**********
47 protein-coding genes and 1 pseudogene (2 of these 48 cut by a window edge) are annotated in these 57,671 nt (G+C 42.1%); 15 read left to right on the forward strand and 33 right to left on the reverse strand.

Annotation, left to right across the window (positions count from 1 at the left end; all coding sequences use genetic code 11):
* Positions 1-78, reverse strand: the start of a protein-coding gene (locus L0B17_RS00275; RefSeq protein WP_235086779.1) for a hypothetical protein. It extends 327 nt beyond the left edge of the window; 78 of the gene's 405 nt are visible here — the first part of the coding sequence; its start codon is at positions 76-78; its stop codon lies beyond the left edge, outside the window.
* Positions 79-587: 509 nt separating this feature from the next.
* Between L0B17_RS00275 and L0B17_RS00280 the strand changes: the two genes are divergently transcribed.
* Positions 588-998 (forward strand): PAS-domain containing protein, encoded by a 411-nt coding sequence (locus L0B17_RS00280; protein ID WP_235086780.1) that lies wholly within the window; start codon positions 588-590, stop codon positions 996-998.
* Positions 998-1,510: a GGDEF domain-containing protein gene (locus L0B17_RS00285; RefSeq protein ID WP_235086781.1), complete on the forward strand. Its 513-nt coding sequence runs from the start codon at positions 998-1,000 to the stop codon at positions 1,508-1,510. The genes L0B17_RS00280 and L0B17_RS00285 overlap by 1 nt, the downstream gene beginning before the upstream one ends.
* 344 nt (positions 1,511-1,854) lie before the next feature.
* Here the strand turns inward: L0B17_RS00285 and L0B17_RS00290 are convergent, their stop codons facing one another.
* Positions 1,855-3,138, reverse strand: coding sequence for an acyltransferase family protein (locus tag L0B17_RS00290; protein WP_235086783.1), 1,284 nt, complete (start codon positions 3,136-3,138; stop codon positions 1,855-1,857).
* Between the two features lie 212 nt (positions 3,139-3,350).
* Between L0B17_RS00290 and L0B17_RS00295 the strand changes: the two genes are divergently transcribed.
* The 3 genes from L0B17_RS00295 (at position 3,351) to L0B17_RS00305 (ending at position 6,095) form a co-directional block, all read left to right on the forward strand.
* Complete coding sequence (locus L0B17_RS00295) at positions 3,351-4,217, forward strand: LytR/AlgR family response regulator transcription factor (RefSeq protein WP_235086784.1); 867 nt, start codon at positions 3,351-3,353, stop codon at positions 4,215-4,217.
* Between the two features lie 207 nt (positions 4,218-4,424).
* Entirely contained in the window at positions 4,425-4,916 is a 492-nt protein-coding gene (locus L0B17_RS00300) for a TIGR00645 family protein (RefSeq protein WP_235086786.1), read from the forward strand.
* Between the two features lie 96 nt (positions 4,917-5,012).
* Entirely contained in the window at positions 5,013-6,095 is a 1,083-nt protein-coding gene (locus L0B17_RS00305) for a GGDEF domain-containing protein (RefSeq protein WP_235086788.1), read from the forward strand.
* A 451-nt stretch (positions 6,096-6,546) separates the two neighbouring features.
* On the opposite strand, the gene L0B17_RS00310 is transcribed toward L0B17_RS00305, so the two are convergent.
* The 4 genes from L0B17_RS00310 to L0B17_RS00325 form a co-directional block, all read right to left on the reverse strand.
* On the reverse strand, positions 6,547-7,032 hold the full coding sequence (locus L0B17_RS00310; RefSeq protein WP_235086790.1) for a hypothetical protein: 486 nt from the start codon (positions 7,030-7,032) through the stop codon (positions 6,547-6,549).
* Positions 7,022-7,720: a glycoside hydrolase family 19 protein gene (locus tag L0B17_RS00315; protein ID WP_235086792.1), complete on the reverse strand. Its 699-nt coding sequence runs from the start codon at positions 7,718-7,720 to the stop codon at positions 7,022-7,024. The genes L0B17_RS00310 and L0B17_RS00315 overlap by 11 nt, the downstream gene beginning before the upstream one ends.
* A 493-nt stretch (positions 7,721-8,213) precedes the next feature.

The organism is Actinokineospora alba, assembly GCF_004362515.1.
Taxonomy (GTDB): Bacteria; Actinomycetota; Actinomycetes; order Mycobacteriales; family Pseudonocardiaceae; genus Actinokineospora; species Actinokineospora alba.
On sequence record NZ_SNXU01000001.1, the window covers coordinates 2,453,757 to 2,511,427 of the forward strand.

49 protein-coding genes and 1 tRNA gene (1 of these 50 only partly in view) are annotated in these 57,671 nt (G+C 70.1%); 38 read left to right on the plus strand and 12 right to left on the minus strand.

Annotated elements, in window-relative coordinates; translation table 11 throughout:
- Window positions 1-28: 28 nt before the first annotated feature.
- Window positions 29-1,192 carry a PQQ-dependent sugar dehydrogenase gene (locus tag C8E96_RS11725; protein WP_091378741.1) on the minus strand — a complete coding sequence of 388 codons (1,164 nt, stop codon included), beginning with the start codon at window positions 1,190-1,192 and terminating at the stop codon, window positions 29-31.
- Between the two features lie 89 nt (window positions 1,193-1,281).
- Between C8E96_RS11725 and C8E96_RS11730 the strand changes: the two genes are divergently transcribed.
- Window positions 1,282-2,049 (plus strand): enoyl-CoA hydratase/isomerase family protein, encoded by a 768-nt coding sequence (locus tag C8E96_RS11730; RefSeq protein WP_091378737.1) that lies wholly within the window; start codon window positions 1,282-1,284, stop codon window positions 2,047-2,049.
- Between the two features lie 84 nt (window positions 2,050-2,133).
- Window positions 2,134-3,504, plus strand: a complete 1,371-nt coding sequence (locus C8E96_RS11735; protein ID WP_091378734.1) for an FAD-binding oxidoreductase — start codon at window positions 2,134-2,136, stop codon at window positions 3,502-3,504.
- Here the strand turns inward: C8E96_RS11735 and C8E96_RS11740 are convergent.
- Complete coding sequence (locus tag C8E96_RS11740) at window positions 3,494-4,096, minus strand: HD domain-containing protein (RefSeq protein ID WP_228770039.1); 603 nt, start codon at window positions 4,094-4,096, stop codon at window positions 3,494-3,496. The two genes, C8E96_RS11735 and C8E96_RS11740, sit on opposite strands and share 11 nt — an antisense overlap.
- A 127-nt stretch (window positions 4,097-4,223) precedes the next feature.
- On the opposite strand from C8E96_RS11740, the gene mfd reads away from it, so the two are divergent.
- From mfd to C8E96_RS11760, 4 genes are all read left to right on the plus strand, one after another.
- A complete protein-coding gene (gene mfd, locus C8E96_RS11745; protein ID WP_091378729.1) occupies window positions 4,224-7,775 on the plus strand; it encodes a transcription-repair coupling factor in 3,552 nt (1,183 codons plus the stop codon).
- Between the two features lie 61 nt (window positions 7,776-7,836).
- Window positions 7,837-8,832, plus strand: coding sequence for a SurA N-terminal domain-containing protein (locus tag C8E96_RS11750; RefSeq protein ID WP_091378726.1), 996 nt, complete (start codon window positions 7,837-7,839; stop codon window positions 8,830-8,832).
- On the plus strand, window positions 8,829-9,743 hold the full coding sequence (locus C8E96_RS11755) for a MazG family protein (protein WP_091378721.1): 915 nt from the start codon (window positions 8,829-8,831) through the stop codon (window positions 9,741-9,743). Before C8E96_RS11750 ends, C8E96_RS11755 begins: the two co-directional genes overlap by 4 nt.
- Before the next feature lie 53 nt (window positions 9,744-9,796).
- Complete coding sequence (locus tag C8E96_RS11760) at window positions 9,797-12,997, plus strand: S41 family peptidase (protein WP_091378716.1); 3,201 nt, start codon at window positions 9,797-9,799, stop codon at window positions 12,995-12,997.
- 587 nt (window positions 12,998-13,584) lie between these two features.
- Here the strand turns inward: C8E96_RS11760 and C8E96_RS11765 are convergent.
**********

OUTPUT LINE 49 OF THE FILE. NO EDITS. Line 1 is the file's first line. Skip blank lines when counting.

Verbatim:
- Here the strand turns inward: C8E96_RS11760 and C8E96_RS11765 are convergent.